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Reggie Aggarwal, founder and CEO of Cvent, a cloud-based events-management software platform, describes a meetings and events industry that is ripe for disruption.

It’s an industry where conference attendees — equipped with their mobile phones, tablets and higher digital expectations — often drag events organizers kicking and screaming into the future (much as Skift discussed in this week’s new Trends Report, The Future of Conventions).

“They’re showing up with pitchforks and torches at the front gates of meeting planners and saying, ‘Hey, I don’t want to carry around brochures. I want everything on my mobile app, and so forth,'” says Aggarwal, who took the company public in August 2013 and raised $117 million.

Aggarwal’s Cvent is automating the request for proposal (RFP) process and envisions the day when conference attendees arrive at an event, are automatically registered, and have their event experience so personalized that they get recommendations on which booths to visit on the trade show floor and which ones to avoid at all costs.

There will be a tipping point one day, Aggarwal advises, but it hasn’t arrived yet.

Skift caught up with Aggarwal in Los Angeles on the trade show floor of the Phocuswright conference this week. An edited version of the interview follows:

Skift: What are some of the big trends you’re seeing in the meetings space?

Reggie Aggarwal: There’s a lot of changes going on in the meetings space. We like to say it’s the biggest industry you never heard of with $565 billion to spend at your own meetings and if you look at travel, for example, it’s $1.4 trillion and meetings falls within it. Almost 30% of travel is people going because of meetings or groups. It’s a big space and it’s changed a lot in a lot of areas.

It’s a progressive change. It’s what I call disruptive but disruption takes time. It hasn’t been like the online travel agencies where they came fast and furious.

Skift: It’s more of a conservative industry right?

Aggarwal: It is, yes. The reason is because it’s more corporate. Everything is moving to the cloud, of course. Mobile in particular. It’s transforming everything. It’s something that we call the experience economy. What’s happening is the experience economy is leveraging mobile and it’s leveraging mobile simply because everyone who travels has mobile phones.

They’re showing up with pitchforks and torches at the front gates of meeting planners and saying, “Hey, I don’t want to carry around brochures. I want everything on my mobile app, and so forth.” The reason I consider that a huge trend is within it that there’s so many other things that can happen. It’s increasing engagement, for example.

What everyone is trying to focus on is the attendee. Now the focus is what can I do to engage my attendee and give them what they need for the perfect trip or the perfect meeting from the attendee perspective. Mobile apps, social media, or now you can interact with the speaker, you can do polling and it goes on the screen.

That makes it so much more interactive. Technology is finally infiltrating event planning to a much deeper degree because the attendees are pushing it.

Skift: What other areas is technology impacting?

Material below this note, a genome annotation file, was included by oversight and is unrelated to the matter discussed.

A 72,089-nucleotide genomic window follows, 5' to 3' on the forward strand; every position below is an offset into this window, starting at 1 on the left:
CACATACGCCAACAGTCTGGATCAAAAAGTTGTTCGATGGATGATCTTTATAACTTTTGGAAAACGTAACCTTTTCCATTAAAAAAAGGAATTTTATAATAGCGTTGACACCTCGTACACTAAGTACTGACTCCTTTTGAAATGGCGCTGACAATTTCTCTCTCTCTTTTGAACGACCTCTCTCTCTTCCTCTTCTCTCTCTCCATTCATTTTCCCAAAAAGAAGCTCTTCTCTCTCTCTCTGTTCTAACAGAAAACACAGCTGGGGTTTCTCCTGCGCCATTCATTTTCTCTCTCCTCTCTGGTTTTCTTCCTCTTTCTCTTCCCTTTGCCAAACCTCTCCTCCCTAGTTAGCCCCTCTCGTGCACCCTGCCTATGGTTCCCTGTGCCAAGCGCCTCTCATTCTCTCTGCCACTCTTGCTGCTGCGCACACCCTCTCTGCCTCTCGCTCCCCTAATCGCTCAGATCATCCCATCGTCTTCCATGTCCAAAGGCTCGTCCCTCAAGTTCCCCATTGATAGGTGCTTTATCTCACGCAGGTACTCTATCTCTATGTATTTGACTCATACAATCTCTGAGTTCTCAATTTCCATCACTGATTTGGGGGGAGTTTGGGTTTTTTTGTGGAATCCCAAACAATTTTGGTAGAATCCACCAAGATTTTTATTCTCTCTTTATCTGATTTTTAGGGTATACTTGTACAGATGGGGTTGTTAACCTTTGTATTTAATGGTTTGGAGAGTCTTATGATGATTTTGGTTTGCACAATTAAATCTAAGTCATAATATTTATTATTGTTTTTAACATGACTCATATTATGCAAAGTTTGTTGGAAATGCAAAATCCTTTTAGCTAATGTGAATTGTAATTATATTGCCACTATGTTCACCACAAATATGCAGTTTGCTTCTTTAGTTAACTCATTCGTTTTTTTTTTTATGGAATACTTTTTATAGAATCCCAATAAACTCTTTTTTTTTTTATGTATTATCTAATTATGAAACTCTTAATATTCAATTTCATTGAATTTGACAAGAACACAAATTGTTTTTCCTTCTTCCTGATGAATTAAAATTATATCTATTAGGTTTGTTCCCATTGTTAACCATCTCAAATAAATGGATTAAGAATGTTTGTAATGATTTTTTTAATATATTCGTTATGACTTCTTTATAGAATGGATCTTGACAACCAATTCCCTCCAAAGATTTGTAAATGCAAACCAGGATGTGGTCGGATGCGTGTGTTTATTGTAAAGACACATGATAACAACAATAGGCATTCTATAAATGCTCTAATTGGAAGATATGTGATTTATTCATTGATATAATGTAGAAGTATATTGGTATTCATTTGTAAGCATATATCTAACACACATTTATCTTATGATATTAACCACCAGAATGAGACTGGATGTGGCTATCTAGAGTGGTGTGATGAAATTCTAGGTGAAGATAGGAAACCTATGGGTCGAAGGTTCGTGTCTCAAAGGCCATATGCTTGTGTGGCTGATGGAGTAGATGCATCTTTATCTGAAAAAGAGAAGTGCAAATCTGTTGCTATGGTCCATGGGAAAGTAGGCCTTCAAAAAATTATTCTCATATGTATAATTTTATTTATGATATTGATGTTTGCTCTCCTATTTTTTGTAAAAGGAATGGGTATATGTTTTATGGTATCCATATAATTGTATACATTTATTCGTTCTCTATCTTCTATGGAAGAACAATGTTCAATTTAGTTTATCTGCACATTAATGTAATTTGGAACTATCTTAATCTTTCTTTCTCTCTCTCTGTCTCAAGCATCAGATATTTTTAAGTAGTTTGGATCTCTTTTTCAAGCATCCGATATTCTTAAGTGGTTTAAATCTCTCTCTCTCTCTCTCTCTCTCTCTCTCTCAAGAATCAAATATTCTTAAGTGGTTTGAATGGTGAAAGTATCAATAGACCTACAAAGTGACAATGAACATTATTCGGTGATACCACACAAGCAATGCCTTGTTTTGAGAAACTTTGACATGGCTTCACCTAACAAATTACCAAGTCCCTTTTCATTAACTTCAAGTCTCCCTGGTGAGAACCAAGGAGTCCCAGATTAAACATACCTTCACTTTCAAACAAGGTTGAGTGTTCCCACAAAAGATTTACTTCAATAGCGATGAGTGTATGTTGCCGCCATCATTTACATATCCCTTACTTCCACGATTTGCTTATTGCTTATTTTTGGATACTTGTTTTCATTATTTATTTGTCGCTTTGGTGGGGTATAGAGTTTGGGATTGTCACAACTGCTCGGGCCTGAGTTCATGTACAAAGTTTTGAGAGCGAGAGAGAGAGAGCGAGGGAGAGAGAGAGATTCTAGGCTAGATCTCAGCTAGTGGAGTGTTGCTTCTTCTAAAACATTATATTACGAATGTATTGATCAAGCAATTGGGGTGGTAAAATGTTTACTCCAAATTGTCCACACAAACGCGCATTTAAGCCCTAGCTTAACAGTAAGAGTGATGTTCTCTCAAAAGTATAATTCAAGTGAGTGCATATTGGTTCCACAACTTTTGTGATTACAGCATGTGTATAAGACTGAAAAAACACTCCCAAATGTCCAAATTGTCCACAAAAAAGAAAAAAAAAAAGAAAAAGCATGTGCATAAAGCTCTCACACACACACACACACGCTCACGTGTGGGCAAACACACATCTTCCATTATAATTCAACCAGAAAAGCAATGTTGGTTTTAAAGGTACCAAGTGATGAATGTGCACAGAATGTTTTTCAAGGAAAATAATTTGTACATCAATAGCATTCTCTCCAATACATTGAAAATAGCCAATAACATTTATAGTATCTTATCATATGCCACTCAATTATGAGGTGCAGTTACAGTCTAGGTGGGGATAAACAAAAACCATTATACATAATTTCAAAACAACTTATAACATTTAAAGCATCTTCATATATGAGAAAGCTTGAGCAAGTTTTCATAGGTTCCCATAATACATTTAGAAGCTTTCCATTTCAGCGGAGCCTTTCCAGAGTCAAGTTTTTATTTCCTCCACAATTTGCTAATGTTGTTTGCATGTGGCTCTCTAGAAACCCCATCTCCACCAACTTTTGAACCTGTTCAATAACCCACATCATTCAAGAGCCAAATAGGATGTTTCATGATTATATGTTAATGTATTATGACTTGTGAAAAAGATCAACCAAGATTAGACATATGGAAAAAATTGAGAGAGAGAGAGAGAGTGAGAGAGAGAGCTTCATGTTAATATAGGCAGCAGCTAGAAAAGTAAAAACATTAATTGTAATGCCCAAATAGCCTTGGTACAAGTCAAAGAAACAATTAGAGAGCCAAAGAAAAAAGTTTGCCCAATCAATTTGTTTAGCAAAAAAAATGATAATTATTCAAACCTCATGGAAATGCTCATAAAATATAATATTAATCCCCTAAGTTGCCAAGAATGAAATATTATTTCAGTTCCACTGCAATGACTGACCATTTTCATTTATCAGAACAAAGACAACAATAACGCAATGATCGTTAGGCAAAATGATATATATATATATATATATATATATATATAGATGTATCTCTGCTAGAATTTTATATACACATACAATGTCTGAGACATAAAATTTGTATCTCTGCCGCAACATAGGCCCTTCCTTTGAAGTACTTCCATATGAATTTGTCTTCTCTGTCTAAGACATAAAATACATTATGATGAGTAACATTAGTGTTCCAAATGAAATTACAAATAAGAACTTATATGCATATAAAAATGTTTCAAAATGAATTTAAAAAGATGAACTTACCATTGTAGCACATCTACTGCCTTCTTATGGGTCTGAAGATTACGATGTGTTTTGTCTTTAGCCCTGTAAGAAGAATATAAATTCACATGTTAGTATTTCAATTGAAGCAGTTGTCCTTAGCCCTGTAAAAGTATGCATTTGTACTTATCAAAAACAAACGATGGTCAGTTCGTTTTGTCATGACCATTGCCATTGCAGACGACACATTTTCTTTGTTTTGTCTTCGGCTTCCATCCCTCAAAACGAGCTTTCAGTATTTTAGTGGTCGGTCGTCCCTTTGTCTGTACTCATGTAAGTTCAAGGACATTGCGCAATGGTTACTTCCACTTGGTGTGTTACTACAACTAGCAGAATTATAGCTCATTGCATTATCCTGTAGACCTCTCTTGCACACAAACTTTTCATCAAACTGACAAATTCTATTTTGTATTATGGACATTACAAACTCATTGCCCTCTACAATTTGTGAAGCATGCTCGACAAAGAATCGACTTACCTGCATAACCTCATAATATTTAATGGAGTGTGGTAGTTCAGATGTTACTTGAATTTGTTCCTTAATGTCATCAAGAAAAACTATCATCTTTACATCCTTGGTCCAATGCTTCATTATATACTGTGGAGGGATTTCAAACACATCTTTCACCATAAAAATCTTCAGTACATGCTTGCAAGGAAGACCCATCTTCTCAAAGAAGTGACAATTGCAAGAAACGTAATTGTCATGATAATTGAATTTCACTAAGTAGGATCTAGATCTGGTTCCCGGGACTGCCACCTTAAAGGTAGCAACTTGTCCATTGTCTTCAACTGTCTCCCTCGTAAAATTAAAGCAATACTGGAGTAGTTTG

Aggarwal: Let’s just say in looking for venues. That’s an area that we’re the largest player in. The way people used to look for venues was very old-fashion. Pick up the phone and call. They look for references. They didn’t use online when they searched for a hotel. You do it completely differently now. Everything is done online.

In the meetings space, people were still going to Google and they’re still calling their buddies and they’re still just networking through to get the venue. They would, frankly, hijack consumer sites and try to look at those and then jimmy them. What Cvent did is build the largest marketplace in the world where we connect meeting planners with venues. In 2008, we launched it. We had about $50 million dollars of meetings go through our system.

Next year we’re anticipating $10 billion. We set an earnings call. I just put it out there that we plan to do $10 billion in 2015. We did $6.5 billion in 2013. Again, the move towards online is massive in terms of finding venues, which is the biggest part of the supply chain when it comes to a meeting planner controlling budgets. Most of it’s spent on the venue.

Skift: What about the debate about virtual meetings versus live events?

Aggarwal: I went on the road show when we were doing an IPO last year. The first thing a lot of Wall Street people did was attack live meetings. They said, “Hey listen, virtual meetings, WebEx, Go-to-Meetings. WebEx, for example, we started using that in 2000, right? It’s 12, 13, 14 years.” But the point is, it’s not like the future is here. With webcams, just everything was moving towards virtual.

What we saw happen is the opposite of what you might have thought. The more technology there was like that, the more people wanted to meet face to face. That’s what we call the event effect or the experience economy. People want experience. Nothing beats coming to this conference and meeting face to face, breaking bread and shaking hands.

Skift: Virtual meetings are still a trend.

Aggarwal: No, people are leveraging it. What’s happening is that we’re seeing people do hybrid events. What’s a hybrid event? I’ll give you an example. SAP had 30,000 people at their event, but then out of those 30,000 people who came physically, yet another 250,000 went to hybrid events which were videocast or streamed. They interacted with them beyond the 30,000 people.

What was interesting is we had the CEO of SAP, Bill McDermott, as keynote speaker at our user conference that we just had in Vegas. He talked about how much they spent on events and said SAP’s single most important event is its Sapphire conference. Not only does SAP have the 30,000 customers come in but they have the 250,000 or 300,000 who see that message. They we get the highest ROI, build relations with their customers, and build the brand.

Again, it’s going back to the importance of meetings and technology cluttering everything. When you’re on WebEx, you don’t know if they’re paying attention because you can’t see what they’re doing. When you meet in person, you’re forcing the focus on you.

On Wall Street, there’s two things going on. Frankly, it’s not like the events industry is growing at a massive rate. What is shifting of course is that it’s being automated. You have half a trillion dollar space that has not kept up with technology.

What’s going to happen is geolocation combined with iBeacons, which is your phone essentially, will enable attendees and they’re going to know you’re here. It’s going to print your badge. You don’t have to do anything. Eventually, you’re going to have things where you walk in and you’d be able to identify the right people to meet, the right booths to go to.